Wednesday, March 11, 2015

Distributional Calculus Part 3: Distributions

Sorry for the delay, guys! I just started a rather demanding full-time job, so it may be a bit hard to keep up the quality of these posts. Let's hope it gets easier...

Today brings us to the most important definition in distributional calculus: the distributions themselves.

Here's the formal definition using the set of test functions $\mathcal{D}(\mathbb{R})$ we defined earlier:

Any linear functional $T: \mathcal{D}(\mathbb{R}) \to \mathbb{R}$ a distribution. In addition, for a locally integrable function $f(x):X\to\mathbb{R}$, a corresponding distribution can be defined by $$T_f(\phi)=\int_{\mathbb{R}}f(x)\phi(x)\;dx.$$We usually write $\langle T, \phi\rangle$ instead of $T(\phi)$ and call the set of all distributions of this type $\mathcal{D}'(\mathbb{R})$.

There are only two things needed to truly understand this definition; how to take the average of a continuous function and what test functions are. Check out the integrand. Multiplying the target function $f(x)$ by each individual test function $\phi(x)$ has the effect of scaling $f(x)$ at every point---in particular, the integrand zeros out outside the support of $\phi(x)$, while the other points are weighted depending on $\phi(x)$. Hence every individual component of the definition a weighted average of $f(x)$ over a compact set. (Strichartz directly compares this to finding the temperature of a room with a thermometer: it won't display the temperature at one point, rather the average temperature of some portion of the area.) If each of these weighted averages are known for every existing $\phi(x)$, that is what defines the distribution.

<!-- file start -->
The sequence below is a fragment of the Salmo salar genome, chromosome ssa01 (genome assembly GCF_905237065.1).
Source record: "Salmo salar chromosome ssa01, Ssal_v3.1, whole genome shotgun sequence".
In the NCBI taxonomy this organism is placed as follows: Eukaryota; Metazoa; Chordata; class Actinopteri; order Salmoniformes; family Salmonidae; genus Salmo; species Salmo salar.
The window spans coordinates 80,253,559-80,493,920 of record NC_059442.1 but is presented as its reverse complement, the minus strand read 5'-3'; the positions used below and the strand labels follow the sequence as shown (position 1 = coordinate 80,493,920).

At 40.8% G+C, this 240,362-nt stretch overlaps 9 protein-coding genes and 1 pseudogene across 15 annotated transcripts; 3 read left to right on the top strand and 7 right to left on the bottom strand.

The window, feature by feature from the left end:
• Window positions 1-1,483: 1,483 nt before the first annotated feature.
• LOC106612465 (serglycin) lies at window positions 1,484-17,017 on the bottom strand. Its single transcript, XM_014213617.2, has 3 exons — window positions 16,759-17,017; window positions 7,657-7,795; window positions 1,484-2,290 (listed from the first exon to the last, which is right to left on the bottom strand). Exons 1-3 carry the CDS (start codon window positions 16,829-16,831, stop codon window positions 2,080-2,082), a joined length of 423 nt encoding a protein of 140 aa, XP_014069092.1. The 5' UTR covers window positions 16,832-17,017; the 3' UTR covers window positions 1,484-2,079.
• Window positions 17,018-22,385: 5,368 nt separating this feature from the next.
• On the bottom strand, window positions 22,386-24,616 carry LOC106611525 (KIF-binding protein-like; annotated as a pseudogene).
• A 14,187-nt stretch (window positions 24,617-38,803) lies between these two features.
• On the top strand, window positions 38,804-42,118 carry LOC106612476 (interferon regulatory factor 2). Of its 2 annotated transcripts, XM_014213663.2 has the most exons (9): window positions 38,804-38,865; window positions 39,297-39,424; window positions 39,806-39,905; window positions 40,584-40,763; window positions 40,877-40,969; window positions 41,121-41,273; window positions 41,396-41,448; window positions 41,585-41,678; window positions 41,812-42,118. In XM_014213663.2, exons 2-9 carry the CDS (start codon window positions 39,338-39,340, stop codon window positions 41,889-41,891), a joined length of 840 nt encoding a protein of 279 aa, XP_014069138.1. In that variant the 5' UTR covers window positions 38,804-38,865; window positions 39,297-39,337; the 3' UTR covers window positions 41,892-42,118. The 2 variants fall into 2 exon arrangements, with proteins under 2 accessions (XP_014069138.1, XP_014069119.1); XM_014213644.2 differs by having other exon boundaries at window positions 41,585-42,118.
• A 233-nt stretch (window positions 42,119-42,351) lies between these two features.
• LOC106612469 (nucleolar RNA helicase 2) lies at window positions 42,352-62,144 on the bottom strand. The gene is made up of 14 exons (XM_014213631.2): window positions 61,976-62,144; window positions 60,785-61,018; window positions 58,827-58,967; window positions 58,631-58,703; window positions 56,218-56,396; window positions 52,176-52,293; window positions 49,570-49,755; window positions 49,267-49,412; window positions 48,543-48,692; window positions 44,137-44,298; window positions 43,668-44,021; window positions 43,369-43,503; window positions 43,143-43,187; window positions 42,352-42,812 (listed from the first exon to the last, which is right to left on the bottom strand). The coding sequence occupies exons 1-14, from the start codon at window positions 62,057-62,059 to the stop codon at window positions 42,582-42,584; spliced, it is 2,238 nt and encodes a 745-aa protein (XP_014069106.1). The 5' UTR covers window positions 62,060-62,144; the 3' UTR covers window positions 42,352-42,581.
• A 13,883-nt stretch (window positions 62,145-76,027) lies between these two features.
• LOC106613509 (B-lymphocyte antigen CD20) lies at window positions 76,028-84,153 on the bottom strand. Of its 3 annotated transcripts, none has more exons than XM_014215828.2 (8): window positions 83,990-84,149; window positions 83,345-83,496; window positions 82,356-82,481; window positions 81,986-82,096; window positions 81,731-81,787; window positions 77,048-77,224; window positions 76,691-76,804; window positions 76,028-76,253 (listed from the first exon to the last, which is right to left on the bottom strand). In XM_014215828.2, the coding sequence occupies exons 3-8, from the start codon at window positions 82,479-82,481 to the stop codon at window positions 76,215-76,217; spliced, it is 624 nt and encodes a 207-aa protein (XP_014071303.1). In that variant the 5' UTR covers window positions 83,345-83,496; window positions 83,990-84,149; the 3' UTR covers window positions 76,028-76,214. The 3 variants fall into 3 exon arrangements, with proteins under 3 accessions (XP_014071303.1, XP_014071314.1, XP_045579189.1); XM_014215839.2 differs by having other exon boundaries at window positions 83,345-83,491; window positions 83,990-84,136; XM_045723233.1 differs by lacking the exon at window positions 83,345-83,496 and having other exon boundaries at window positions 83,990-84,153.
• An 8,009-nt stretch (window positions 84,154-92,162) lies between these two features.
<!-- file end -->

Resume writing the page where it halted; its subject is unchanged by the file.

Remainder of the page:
Defining distributions in this way lets us account for objects that we think look like functions, but actually aren't. The Dirac delta function is the perfect example---the infinite value at zero ruins anything, so it isn't really a function*. However, the integral of $\delta(x)$ is bounded no matter what test function we weight it by, so the 'average' exists over every possible range, meaning $\delta(x)$ is a distribution. In particular, $$\langle \delta,\phi\rangle = \phi(0).$$

It would be useful to go over a couple useful properties of distributions, starting with the issue of consistency. This was supposed to happen today! Unfortunately, I'm dead tired and need to go lie down forever. Let's leave the important properties for next week.

* The Dirac delta function is to functions what killer whales are to whales... a complete misnomer.